The social and economic uncertainty surrounding the Wuhan coronavirus pandemic has Americans understandably concerned about their personal safety. In March 2020, the FBI reported the highest monthly number of firearms background checks ever recorded: 3,740,688. Compared to March of the previous year, Americans bought 1.1 million more guns in a single month. Ammunition is also flying off the shelves, with sales in some states increasing more than 4,000 percent.
Many recent first gun-buyers are people who were previously either ambivalent or even opposed to gun ownership. Several such people have reached out to me with questions about which gun they should buy. Many fellow firearms instructors report the same experience.
It’s easy to see why Americans are worried. While we live in a generally high-trust society, catastrophes can easily disrupt the delicate social order on which that trust depends. As it is sometimes said, we are all only nine meals away from anarchy.
Desperate people do desperate things. Economic goods are human goods, and while the current lockdowns are necessary to contain the pandemic, they carry real human costs. Many of these costs — joblessness, homelessness, mental health issues, and drug abuse — lend themselves easily to criminal behavior.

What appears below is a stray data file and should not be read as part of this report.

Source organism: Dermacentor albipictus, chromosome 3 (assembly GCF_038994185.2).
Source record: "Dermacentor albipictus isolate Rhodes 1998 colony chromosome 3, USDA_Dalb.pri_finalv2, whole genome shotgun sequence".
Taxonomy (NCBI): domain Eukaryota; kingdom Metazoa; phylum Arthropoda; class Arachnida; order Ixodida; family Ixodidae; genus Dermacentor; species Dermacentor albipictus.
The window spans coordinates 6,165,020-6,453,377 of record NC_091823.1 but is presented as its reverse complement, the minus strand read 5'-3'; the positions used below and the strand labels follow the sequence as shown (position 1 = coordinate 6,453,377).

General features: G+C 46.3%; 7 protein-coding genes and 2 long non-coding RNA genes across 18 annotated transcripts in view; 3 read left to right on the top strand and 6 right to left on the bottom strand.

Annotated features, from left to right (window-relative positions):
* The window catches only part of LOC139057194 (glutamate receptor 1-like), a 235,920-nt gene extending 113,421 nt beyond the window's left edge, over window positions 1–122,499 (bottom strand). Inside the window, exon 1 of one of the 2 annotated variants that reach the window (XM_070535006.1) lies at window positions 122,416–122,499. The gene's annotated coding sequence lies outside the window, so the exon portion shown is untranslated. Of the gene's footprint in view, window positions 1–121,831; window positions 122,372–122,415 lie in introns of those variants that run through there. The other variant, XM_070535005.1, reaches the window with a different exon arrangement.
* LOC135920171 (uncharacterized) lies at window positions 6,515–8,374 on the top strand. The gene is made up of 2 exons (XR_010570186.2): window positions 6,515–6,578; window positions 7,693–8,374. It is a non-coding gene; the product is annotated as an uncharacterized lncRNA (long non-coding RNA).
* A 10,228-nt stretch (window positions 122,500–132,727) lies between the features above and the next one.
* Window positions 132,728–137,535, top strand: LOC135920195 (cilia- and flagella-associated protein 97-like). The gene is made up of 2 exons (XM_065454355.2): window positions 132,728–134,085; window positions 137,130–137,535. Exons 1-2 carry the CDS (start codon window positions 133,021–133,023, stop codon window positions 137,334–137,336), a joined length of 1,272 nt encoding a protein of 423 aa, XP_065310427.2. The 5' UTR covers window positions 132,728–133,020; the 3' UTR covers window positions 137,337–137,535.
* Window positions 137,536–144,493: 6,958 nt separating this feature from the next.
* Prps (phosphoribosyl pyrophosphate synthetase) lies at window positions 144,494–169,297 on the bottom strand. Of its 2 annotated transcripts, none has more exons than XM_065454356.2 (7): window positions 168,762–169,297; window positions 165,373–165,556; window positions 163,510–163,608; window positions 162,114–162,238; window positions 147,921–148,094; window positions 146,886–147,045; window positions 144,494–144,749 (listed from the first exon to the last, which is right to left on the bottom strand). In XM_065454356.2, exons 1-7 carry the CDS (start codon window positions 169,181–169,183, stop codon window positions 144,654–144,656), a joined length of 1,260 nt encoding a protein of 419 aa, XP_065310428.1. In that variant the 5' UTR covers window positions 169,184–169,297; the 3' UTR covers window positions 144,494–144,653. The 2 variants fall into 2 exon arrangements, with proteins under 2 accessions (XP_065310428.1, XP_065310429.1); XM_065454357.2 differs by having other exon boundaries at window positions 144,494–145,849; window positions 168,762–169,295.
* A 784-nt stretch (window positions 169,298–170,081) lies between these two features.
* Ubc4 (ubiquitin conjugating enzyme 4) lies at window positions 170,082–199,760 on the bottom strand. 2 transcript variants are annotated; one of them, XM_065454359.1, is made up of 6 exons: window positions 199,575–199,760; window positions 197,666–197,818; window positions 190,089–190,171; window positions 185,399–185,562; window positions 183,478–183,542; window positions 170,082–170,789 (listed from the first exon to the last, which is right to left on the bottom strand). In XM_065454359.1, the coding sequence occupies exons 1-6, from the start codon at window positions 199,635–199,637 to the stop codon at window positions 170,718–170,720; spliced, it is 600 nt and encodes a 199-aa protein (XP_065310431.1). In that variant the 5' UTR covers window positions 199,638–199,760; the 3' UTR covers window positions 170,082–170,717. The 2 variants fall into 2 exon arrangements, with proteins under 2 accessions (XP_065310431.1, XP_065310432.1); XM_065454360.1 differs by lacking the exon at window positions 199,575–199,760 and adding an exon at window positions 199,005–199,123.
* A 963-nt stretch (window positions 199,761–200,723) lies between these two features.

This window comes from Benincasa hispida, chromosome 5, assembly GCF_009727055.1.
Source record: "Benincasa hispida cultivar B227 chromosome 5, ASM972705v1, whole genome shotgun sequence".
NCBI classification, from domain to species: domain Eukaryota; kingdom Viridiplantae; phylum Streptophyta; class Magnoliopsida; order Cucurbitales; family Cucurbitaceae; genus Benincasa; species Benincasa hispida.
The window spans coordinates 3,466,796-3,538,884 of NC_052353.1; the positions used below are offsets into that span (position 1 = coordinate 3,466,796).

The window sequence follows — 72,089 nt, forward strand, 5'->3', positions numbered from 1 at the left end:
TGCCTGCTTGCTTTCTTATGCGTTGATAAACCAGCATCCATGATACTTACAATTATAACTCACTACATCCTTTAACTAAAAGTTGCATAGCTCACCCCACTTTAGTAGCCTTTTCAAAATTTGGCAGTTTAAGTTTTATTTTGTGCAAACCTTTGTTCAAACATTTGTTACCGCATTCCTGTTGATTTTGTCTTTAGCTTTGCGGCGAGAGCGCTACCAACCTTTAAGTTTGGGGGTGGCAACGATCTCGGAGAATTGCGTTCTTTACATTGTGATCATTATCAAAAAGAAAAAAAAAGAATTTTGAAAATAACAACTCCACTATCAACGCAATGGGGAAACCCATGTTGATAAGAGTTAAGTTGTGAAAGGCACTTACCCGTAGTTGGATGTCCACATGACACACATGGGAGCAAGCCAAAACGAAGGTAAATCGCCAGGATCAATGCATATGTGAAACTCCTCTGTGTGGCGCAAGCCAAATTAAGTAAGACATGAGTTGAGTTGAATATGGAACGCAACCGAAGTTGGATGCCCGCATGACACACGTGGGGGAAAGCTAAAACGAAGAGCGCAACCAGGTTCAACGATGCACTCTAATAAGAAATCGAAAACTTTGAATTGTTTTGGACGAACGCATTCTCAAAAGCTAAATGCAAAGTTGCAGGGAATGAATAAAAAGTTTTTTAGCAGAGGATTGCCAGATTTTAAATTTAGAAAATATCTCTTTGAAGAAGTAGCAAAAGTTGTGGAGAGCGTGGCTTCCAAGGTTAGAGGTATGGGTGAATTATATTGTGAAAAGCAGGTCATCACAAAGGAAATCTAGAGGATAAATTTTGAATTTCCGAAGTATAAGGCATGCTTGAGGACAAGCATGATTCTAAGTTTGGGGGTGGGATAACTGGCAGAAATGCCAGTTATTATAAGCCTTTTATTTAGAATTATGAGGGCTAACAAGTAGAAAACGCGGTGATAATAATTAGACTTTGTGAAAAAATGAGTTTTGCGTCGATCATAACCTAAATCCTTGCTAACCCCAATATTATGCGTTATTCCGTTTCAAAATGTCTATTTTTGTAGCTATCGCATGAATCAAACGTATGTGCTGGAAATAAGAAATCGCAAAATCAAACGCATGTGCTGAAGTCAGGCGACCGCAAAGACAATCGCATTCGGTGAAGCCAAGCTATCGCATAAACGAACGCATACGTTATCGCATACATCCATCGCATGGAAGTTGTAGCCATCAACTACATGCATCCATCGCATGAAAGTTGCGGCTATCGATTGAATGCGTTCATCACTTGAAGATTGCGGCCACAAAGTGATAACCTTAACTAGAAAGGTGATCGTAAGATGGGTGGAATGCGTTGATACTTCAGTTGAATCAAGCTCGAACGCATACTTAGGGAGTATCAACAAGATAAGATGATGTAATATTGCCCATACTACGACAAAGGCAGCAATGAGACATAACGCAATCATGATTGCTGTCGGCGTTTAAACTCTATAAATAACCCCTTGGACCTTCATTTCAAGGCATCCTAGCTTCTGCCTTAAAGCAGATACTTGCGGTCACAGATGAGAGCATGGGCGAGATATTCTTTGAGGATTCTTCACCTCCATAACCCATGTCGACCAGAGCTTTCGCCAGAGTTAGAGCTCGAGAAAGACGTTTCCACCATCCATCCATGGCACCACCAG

Always Be Prepared
Am I saying society is on the brink of collapse? No, we are far from an apocalypse. The point is simply that the world is and has always been a risky place, so it makes perfect sense to be proactive and prepared. When things are peaceful and prosperous, we often don’t pay attention to danger because things are going so well. But in times of great social and economic stress, we are more attuned to things that might go wrong.
Having a disaster plan isn’t as foreign as some might think. We routinely make decisions aimed at mitigating risks. We purchase insurance, maintain emergency savings, and get flu shots. We keep spare tires, jumper cables, flashlights, and fire extinguishers handy, and buy extra supplies just in case we might need them.
Unless you happen to be naively optimistic, you’re already a “prepper.” Even if you’re relatively “lucky,” you can bet something catastrophic will eventually befall you sometime in your life. Better to be prepared than to be caught off guard.
Prepping for improbable events isn’t necessarily irrational; it is often wise. Consider this: In 2017, more than 2.7 million people were injured in 6.4 million car crashes. With 327 million people in the United States, this means the baseline probability of you getting injured in a car accident each year is slightly over 0.8 percent.
Now, a 0.8 percent chance might be perceived as pretty good odds. After all, that’s a 99.2 percent chance you won’t be injured. But .8 percent of 327 million still comes out to 2.7 million people each year, which is no small number. Are you willing to bet you’ll never be one of those unlucky few? Probably not.
Although your chances of getting into an accident are small, consider what you stand to lose if you do get injured. Making preparations, such as buying insurance or carrying road flares, isn’t irrational, despite statistical improbability.
The Odds of Violent Crime Are Higher than You Think